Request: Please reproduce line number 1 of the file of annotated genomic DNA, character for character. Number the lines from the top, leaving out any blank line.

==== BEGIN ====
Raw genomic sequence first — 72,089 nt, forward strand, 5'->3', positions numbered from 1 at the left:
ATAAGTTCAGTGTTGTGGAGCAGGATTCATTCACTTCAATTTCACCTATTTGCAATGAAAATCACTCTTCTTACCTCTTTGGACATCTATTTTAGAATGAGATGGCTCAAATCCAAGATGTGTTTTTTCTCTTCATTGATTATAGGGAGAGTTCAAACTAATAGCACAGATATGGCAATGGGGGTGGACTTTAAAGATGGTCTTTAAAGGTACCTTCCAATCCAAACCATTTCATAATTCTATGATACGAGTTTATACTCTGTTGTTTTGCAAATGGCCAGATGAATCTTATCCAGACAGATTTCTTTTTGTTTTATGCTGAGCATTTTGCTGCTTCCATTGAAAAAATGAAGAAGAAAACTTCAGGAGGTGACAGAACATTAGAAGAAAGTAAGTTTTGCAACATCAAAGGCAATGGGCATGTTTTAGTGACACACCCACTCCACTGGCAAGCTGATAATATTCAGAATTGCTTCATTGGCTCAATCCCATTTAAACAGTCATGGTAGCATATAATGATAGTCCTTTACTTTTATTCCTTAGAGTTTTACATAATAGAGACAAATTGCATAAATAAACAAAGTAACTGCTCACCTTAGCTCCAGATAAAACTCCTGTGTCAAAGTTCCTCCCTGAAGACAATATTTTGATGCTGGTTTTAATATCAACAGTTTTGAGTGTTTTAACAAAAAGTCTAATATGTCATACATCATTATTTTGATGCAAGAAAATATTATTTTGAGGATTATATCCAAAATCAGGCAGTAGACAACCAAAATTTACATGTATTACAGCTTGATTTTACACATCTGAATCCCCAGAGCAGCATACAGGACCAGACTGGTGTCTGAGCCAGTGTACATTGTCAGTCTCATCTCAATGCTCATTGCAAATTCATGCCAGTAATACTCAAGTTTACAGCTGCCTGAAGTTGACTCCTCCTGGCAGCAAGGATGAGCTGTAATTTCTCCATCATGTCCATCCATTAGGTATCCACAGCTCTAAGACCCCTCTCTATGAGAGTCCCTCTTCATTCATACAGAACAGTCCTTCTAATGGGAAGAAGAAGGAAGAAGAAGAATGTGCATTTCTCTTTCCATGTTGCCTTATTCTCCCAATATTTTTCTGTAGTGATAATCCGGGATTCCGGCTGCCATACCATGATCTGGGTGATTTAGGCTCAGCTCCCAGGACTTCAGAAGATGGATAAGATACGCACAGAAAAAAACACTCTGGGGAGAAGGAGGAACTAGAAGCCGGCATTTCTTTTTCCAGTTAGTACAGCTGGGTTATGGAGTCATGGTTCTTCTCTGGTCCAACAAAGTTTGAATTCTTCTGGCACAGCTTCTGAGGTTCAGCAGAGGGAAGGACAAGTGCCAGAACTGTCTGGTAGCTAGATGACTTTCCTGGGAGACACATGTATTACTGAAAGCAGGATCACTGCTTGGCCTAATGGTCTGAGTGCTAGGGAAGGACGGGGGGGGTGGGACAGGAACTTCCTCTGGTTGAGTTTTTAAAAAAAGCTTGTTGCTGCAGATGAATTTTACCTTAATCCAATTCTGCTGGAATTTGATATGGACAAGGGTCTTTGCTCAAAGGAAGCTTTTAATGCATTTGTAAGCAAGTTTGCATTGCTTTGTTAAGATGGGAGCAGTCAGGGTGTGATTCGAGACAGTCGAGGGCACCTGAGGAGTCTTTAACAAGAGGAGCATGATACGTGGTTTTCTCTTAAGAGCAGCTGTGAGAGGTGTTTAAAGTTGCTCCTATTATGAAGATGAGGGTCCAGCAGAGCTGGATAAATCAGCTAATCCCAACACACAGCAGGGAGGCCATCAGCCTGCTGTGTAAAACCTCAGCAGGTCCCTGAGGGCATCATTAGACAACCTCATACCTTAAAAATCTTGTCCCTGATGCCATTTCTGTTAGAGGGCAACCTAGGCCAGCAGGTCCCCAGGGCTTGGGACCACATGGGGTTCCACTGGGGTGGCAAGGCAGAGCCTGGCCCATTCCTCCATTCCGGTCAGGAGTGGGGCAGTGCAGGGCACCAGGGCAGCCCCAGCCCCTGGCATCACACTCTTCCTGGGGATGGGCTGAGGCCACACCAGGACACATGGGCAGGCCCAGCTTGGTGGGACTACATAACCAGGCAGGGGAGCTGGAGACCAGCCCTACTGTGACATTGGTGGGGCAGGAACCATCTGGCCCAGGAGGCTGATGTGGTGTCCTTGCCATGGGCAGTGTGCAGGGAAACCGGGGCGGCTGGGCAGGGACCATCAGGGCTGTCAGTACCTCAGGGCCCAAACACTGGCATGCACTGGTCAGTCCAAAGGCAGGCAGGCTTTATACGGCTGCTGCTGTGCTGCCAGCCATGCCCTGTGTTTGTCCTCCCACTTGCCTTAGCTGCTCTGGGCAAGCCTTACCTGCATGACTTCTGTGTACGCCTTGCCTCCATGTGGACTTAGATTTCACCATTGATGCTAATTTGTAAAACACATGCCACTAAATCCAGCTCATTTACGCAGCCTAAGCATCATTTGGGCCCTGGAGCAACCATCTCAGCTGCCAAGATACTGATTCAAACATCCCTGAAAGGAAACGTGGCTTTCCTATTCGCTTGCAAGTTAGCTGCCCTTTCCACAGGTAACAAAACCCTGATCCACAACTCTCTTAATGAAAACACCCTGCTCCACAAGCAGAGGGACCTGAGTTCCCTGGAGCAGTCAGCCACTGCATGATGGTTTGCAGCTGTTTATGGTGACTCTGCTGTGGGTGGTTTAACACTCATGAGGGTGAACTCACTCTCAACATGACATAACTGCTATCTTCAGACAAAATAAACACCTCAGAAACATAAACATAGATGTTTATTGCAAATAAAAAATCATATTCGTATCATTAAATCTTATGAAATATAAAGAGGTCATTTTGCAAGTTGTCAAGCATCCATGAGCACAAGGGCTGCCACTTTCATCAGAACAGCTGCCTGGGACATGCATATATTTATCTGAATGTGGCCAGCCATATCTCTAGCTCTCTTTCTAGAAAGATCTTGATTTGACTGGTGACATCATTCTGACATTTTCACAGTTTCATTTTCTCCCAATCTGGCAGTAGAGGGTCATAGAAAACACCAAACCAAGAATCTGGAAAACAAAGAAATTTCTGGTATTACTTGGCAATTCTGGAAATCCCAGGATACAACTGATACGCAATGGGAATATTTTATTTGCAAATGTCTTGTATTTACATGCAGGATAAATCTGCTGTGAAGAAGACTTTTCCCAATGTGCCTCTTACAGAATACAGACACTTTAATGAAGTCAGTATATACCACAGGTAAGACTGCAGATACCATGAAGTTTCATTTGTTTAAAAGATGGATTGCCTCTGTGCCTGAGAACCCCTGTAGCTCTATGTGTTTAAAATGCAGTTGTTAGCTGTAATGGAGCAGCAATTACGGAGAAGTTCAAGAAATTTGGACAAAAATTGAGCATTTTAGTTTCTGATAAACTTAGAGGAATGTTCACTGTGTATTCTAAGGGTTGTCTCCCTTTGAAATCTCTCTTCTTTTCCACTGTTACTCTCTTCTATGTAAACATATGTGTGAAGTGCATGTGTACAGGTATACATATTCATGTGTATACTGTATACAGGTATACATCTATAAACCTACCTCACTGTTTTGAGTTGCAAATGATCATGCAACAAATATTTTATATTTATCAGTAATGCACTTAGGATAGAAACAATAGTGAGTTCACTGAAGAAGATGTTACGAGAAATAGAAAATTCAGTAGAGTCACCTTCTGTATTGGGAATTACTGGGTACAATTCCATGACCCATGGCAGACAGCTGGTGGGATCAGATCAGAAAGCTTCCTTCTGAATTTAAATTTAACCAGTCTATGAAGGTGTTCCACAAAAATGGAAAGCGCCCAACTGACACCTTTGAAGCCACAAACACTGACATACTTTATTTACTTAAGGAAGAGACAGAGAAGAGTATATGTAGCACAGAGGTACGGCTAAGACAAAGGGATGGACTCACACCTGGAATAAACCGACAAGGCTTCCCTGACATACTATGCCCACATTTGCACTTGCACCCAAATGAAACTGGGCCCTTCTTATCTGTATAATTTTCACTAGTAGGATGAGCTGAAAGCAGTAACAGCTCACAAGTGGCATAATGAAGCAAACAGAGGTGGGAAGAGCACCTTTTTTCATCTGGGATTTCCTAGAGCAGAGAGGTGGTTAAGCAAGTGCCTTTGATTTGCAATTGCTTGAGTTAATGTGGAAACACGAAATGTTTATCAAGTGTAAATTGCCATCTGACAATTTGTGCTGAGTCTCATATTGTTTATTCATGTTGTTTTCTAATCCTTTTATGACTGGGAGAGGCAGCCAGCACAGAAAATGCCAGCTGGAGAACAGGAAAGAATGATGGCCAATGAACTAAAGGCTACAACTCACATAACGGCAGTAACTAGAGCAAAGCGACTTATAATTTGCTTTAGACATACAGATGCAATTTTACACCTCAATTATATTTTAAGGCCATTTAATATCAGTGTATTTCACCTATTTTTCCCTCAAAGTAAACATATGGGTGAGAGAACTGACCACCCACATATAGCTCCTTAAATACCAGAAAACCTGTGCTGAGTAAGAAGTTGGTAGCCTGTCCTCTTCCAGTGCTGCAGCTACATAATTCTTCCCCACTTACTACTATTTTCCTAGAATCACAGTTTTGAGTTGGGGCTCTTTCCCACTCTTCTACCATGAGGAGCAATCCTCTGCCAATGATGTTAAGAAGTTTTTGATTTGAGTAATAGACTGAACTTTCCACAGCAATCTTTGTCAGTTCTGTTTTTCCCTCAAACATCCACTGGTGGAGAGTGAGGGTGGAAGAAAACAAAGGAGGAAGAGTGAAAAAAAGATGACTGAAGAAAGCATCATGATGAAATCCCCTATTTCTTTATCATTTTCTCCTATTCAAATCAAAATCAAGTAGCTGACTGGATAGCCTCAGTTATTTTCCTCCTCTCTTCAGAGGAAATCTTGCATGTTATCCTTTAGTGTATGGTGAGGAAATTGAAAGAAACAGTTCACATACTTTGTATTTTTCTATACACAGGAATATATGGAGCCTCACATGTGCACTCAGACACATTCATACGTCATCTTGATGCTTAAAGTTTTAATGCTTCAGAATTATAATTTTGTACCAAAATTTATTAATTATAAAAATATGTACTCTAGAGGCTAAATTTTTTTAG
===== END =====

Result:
Raw genomic sequence first — 72,089 nt, forward strand, 5'->3', positions numbered from 1 at the left: